As featured on p. 218 of "Bloggers on the Bus," under the name "a MyDD blogger."

Thursday, September 17, 2009

Why We Need Hearings On Insurance Industry Practices

Some weak-kneed Democrats aren't so keen on seeing Henry Waxman grill the insurance industry over their immoral policies of denying care. They probably don't want to jeopardize their campaign contributions. But Waxman and others aren't listening to them, and will move forward.

“It’s completely fair to talk about profits and reserves and compensation and how they make their decisions,” said Rep. Jan Schakowsky (D-Ill.), a leader of the Progressive Caucus. “Let them come and make their case.” [...]

Regardless, Waxman and the House Energy and Commerce Committee appear to be heading forward.

Rep. Bart Stupak (D-Mich.), chairman of the Investigations subcommittee, said Tuesday that most of the nation’s 52 largest insurance companies met Monday’s deadline to submit documents on their profits and compensation to executives and board members. He also said a hearing is being put together.

“We will be doing hearings on different aspects of the insurance industry, including this,” Stupak said. “I hope that by the end of this week we’ll have a schedule set … I’d like to do another one of these, at least one or two, this month.” [...] “Blue Cross Blue Shield, which is the insurer of last resort in Michigan, they’re raising their rates 22 to 40 percent,” Stupak said. “How do you justify that when inflation is basically zero? Where is the money going? Is it going for healthcare? Or executive compensation?”

“I think it’s part of the mix, in that our committee needs to look at it,” said Rep. Gene Green (D-Texas). “I remember a quote from Sen. [Charles] Schumer [D-N.Y.] sometime this year … he said that some of those healthcare CEOs’ packages would even make Exxon-Mobil blush.”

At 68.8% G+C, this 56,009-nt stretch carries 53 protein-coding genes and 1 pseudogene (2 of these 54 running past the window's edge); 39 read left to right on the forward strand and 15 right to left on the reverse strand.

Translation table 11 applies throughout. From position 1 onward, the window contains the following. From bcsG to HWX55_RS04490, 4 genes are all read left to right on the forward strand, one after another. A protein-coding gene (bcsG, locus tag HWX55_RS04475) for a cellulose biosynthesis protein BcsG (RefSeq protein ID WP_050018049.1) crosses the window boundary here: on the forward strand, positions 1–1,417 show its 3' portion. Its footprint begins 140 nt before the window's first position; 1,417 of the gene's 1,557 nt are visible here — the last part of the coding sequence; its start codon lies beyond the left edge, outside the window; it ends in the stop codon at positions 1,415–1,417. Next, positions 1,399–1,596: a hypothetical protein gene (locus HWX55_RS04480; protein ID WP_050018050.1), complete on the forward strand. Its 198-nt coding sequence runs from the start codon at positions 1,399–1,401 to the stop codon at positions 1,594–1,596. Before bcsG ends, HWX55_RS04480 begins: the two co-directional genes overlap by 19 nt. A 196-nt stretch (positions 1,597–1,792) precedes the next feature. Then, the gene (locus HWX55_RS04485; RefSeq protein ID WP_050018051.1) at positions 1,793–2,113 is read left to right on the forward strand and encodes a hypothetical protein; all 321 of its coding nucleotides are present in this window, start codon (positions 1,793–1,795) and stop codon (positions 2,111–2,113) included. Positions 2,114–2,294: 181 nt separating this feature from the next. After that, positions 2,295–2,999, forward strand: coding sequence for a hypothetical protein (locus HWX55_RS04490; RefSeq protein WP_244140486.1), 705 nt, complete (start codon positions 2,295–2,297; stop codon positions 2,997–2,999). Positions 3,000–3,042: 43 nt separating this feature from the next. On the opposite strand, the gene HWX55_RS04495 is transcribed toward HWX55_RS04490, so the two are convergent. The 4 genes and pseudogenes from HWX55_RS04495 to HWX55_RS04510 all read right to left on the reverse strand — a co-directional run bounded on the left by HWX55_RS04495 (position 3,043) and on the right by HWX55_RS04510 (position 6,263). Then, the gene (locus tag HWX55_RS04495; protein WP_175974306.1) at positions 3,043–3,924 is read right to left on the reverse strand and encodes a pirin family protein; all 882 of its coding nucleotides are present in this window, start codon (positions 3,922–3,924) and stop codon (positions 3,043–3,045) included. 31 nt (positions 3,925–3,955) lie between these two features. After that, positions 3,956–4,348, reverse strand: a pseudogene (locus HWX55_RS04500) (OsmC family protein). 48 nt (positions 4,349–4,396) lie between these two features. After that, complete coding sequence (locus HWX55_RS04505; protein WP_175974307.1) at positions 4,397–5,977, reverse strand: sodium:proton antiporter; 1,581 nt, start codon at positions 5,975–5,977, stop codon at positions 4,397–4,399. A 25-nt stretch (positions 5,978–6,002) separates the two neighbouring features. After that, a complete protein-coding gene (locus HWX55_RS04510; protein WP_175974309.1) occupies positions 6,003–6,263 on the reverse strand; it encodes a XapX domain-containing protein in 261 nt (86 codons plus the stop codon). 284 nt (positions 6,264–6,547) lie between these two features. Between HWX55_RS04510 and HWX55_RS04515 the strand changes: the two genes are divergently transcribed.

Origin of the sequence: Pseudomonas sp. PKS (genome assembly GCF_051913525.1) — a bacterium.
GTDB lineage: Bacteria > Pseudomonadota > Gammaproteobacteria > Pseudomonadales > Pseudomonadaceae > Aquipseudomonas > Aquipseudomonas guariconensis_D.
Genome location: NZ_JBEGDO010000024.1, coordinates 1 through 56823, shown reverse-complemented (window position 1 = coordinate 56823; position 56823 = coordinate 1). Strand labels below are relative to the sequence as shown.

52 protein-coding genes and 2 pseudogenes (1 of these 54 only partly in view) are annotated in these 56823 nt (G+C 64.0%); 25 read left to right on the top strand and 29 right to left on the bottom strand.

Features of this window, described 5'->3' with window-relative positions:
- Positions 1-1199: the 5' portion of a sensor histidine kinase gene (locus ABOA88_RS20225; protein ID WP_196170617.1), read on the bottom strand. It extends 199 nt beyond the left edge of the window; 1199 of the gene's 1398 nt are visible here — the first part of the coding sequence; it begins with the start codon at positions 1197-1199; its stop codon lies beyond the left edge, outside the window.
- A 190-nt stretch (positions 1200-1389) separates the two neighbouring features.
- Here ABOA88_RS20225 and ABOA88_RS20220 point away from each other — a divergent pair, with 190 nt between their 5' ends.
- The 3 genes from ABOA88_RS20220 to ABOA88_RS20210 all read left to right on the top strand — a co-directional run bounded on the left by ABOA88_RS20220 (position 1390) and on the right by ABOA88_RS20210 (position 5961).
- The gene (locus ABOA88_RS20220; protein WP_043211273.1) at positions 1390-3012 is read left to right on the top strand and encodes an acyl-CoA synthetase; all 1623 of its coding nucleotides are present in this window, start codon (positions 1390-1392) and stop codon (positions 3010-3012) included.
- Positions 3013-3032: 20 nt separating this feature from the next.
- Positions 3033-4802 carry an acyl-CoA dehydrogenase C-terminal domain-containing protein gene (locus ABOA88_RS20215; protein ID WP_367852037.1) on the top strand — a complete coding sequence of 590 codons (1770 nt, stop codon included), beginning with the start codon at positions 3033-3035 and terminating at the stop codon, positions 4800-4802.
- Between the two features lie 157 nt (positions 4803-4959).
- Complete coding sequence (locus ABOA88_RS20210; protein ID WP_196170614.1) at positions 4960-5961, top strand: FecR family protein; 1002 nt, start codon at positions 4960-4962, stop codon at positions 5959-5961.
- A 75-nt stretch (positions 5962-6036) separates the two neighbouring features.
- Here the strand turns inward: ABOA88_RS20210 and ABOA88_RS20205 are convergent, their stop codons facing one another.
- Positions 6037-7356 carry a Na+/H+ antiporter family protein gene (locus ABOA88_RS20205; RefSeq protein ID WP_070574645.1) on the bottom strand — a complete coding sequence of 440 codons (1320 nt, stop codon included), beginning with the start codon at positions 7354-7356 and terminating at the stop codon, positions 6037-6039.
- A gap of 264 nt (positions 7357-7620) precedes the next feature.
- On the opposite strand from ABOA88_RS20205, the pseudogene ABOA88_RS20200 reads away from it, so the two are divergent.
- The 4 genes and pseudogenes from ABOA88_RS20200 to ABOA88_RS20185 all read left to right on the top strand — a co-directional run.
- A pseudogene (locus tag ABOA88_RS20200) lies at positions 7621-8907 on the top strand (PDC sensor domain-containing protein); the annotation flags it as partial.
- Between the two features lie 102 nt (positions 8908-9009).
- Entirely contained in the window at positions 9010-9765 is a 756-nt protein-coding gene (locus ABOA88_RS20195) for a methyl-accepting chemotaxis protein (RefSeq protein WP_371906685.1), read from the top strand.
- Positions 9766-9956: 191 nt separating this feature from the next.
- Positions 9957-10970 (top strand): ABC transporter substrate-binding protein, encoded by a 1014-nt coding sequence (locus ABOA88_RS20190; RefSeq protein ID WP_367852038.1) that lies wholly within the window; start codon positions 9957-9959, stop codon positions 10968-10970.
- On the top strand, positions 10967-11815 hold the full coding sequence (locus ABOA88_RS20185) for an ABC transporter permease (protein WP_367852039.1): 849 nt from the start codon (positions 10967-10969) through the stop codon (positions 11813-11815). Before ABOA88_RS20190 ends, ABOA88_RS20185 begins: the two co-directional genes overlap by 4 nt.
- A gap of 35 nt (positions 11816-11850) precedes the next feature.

Just so it's clear, here are the types of policies that Blue Dog Dems would rather not have discussed publicly in Congress in the middle of a debate over health insurance reform:

• The South Carolina Supreme Court ordered Assurant to pay 10 million dollars for rescinding the policy of a 17 year-old after he tested positive for HIV.

• Several insurance companies in the individual market consider pregnancy optional and don't cover maternity care. What's more, others refuse to cover any woman who has had a Caesarian section, considering it a "pre-existing condition".

That's really the tip of the iceberg. The stories of runaway profits, lavish lifestyles for CEOs and denials of care causing suffering and death have been chronicled over and over at Sick For Profit. The public ought to know about them, at least as much as they think they do about death panels, and if Congress can find a way to raise attention, all the better.

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